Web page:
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Tuesday, December 21, 2010

Jingle Jingle Jingle . . .

Back to a short, routine-filled work week now that my husband is back to work from a four-day weekend.

I'm not done with Christmas gifts yet. Mostly done, but not yet. Above is a scarf I made for my husband for Christmas. He never visits my blog, so it's safe. Ironically, for all I weave, he doesn't own a handwoven scarf by me. Knitted, yes, but not handwoven. It's made with a merino/tencel black warp and wool/silk silver gray weft in "Six Thread Herringbone". I measured warp for two, rather short, 42", scarves, one for my husband and one, just because it's easier to measure for more than one if you're going to wind warp, thread heddles, and sley the reed.

Now, I used to think that I could just make a quick project, at least one scarf, in a couple of days. Just breeze right through. No big deal. Yes, that's generally true. For the most part. Most of the time. Sometimes.

Except, as I have learned, there's always SOMETHING. Always. I no longer believe in the breeze-through-no-big-deal-quick project.

A spring on one of my treadles broke. Thank God I have an eight-shaft loom and was only using four on this project. I couldn't find any extras yesterday, so I just borrowed from another treadle. No spring, can't use the treadle.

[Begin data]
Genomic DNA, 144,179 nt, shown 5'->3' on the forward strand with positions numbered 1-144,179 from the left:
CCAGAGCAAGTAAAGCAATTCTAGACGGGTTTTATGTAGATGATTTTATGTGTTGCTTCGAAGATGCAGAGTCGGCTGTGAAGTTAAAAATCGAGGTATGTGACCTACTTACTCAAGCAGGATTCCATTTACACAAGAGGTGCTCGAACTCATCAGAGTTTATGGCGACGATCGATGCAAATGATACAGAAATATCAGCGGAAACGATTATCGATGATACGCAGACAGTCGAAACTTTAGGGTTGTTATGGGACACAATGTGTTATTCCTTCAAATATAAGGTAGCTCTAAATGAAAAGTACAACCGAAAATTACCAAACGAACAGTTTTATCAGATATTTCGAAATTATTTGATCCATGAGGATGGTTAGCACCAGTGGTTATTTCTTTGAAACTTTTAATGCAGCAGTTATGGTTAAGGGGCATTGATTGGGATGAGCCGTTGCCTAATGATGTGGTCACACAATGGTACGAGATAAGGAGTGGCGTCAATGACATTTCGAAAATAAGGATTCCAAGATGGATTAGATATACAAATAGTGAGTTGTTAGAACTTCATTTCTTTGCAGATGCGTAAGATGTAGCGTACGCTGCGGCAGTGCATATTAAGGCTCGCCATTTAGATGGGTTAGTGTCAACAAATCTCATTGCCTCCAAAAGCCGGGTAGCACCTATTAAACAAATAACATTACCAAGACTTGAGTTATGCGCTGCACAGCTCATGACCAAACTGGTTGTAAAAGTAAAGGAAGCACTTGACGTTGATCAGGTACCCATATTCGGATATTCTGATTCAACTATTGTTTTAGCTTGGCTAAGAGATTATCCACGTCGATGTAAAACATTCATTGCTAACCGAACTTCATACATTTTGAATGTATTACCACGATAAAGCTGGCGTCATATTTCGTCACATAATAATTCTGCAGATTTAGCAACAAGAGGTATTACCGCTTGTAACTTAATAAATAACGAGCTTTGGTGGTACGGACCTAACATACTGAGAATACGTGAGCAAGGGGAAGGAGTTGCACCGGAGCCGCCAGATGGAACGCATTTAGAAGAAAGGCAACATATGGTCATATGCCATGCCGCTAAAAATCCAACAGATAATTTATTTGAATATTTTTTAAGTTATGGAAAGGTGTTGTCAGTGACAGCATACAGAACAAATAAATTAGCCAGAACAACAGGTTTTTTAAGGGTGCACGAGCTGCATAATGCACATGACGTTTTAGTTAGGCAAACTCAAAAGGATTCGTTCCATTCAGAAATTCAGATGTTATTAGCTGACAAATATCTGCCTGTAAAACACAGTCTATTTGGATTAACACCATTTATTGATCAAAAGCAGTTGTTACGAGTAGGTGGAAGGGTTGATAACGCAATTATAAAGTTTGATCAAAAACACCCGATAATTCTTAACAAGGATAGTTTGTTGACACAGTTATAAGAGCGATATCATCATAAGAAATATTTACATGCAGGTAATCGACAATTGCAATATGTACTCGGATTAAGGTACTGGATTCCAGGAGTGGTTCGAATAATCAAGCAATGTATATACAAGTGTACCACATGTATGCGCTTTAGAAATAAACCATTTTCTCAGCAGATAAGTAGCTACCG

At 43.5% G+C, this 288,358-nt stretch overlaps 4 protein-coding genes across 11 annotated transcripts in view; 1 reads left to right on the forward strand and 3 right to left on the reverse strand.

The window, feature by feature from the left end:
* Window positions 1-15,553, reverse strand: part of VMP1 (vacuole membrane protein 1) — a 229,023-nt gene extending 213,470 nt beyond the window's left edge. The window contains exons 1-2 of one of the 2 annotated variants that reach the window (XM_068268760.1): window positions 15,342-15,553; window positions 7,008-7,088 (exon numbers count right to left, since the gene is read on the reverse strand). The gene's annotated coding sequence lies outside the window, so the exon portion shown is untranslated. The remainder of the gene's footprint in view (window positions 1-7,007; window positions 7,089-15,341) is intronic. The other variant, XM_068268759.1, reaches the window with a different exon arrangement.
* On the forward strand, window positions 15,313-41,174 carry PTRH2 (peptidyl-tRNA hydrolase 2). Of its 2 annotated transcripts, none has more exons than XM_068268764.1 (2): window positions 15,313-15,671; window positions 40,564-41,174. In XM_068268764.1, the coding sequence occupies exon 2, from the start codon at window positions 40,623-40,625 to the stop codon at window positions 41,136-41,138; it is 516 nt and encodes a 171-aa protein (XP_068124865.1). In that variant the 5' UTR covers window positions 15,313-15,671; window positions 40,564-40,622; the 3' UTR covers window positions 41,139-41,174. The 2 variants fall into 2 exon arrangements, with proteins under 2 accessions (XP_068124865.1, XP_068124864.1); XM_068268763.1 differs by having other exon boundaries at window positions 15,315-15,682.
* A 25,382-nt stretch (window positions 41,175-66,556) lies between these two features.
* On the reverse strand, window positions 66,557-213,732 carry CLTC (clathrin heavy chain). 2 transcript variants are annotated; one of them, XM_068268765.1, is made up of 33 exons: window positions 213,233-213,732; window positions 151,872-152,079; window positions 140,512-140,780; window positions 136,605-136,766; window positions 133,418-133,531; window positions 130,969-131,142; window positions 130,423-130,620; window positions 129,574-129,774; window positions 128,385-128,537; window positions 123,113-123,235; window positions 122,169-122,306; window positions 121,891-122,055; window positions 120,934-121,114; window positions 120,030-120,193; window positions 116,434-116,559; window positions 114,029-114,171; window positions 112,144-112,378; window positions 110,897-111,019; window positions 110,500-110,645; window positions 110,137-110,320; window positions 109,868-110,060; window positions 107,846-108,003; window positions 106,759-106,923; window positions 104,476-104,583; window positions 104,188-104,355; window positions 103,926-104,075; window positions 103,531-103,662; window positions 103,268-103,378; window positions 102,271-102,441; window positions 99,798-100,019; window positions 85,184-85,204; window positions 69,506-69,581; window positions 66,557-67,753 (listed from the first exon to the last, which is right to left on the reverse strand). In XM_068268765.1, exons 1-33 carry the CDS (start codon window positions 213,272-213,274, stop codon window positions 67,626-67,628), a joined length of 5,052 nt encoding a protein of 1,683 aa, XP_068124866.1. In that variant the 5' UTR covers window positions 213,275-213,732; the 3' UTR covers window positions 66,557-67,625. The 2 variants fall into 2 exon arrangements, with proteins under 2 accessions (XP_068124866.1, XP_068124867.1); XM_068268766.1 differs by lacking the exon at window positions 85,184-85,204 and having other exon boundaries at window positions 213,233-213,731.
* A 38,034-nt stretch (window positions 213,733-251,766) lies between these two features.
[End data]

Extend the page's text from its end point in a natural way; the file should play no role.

The floating selvedge on the left side broke at least five times. A floating selvedge is an extra thread on each side of the warp. It is not threaded through the heddle, so it doesn't go up and down with any of the shafts. It is sleyed through the reed and remains static. I wind the thread around a cork and put it in an old prescription bottle that is weighted with coins or screws, whatever. It only has to be heavy enought to be taut. You use a floating selvedge on any project other than plain weave. In plain weave, the weft will catch one edge or the other of the project and there won't be any loose, gaping threads on the sides. But other patterns, or drafts, may not catch the edges every time, leaving loose threads and a messy selvedge (edge of the fabric). The floating selvedge is the same yarn as the edge of the warp and blends right in.

I was pretty irritated about them breaking all the time. It's easy to repair and add another one on invisible but it sure slows you down.

One of the warp threads broke, too, not far into the scarf.

Oh, and this all happened while making one scarf. I never got to the other one. I'm going to cut my losses on this one. It's a good thing I didn't decide to do this, famously, a day before Christmas. ha.

But the first scarf came out well and will be under the tree later today.

I'm not sure what was up with that yarn. It's an 8/2 merino/tencel but it look a little thinner than the other cone I have. This type of yarn is usually very strong and I love working with is. I think I will make a note inside the cone to only use as weft.

Bah humbug to that.

That's over and I will probably start another project today. And practice my guitar - yay! Because I have the house until late afternoon.

Merry Christmas, all!

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